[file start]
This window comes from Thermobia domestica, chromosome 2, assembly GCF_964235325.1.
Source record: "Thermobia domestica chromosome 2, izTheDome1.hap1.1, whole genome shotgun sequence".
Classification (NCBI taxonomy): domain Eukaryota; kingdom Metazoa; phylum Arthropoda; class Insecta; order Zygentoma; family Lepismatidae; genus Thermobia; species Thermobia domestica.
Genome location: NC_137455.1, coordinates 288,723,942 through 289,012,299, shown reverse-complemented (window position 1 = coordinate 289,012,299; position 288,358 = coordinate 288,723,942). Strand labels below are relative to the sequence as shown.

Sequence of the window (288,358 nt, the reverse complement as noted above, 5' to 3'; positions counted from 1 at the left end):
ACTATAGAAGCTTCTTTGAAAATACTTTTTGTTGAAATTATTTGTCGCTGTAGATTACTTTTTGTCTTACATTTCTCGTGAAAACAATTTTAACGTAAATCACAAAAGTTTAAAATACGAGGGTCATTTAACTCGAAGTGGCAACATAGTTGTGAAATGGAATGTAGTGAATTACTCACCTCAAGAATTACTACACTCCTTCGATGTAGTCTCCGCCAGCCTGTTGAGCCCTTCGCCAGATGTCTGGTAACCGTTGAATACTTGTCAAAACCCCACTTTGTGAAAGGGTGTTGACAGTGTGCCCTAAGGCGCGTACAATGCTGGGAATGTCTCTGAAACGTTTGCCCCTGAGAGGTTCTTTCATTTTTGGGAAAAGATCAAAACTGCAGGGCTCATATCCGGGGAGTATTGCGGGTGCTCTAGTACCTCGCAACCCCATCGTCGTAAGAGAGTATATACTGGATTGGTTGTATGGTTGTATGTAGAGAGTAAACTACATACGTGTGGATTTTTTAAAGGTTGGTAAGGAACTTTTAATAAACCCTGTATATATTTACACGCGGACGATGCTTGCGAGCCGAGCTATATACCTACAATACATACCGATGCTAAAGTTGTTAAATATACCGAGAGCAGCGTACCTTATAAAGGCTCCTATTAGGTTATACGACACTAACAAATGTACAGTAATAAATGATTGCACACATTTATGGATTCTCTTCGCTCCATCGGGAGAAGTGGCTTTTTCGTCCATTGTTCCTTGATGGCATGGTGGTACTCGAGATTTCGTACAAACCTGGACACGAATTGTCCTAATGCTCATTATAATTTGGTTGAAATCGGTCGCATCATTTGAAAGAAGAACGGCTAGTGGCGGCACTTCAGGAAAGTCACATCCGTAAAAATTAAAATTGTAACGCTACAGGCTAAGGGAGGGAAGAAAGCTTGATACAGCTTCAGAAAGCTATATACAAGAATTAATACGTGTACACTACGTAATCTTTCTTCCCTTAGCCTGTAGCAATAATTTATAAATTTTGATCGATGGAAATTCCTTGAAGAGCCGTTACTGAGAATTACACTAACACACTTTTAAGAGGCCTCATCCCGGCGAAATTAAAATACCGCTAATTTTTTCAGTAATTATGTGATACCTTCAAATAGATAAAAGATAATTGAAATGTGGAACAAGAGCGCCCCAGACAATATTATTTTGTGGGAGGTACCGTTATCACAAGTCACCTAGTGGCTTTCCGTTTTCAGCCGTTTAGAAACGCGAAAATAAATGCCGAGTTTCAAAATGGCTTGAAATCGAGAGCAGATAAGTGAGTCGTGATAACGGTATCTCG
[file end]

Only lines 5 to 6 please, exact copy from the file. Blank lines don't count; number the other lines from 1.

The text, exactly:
Sequence of the window (288,358 nt, the reverse complement as noted above, 5' to 3'; positions counted from 1 at the left end):
ACTATAGAAGCTTCTTTGAAAATACTTTTTGTTGAAATTATTTGTCGCTGTAGATTACTTTTTGTCTTACATTTCTCGTGAAAACAATTTTAACGTAAATCACAAAAGTTTAAAATACGAGGGTCATTTAACTCGAAGTGGCAACATAGTTGTGAAATGGAATGTAGTGAATTACTCACCTCAAGAATTACTACACTCCTTCGATGTAGTCTCCGCCAGCCTGTTGAGCCCTTCGCCAGATGTCTGGTAACCGTTGAATACTTGTCAAAACCCCACTTTGTGAAAGGGTGTTGACAGTGTGCCCTAAGGCGCGTACAATGCTGGGAATGTCTCTGAAACGTTTGCCCCTGAGAGGTTCTTTCATTTTTGGGAAAAGATCAAAACTGCAGGGCTCATATCCGGGGAGTATTGCGGGTGCTCTAGTACCTCGCAACCCCATCGTCGTAAGAGAGTATATACTGGATTGGTTGTATGGTTGTATGTAGAGAGTAAACTACATACGTGTGGATTTTTTAAAGGTTGGTAAGGAACTTTTAATAAACCCTGTATATATTTACACGCGGACGATGCTTGCGAGCCGAGCTATATACCTACAATACATACCGATGCTAAAGTTGTTAAATATACCGAGAGCAGCGTACCTTATAAAGGCTCCTATTAGGTTATACGACACTAACAAATGTACAGTAATAAATGATTGCACACATTTATGGATTCTCTTCGCTCCATCGGGAGAAGTGGCTTTTTCGTCCATTGTTCCTTGATGGCATGGTGGTACTCGAGATTTCGTACAAACCTGGACACGAATTGTCCTAATGCTCATTATAATTTGGTTGAAATCGGTCGCATCATTTGAAAGAAGAACGGCTAGTGGCGGCACTTCAGGAAAGTCACATCCGTAAAAATTAAAATTGTAACGCTACAGGCTAAGGGAGGGAAGAAAGCTTGATACAGCTTCAGAAAGCTATATACAAGAATTAATACGTGTACACTACGTAATCTTTCTTCCCTTAGCCTGTAGCAATAATTTATAAATTTTGATCGATGGAAATTCCTTGAAGAGCCGTTACTGAGAATTACACTAACACACTTTTAAGAGGCCTCATCCCGGCGAAATTAAAATACCGCTAATTTTTTCAGTAATTATGTGATACCTTCAAATAGATAAAAGATAATTGAAATGTGGAACAAGAGCGCCCCAGACAATATTATTTTGTGGGAGGTACCGTTATCACAAGTCACCTAGTGGCTTTCCGTTTTCAGCCGTTTAGAAACGCGAAAATAAATGCCGAGTTTCAAAATGGCTTGAAATCGAGAGCAGATAAGTGAGTCGTGATAACGGTATCTCG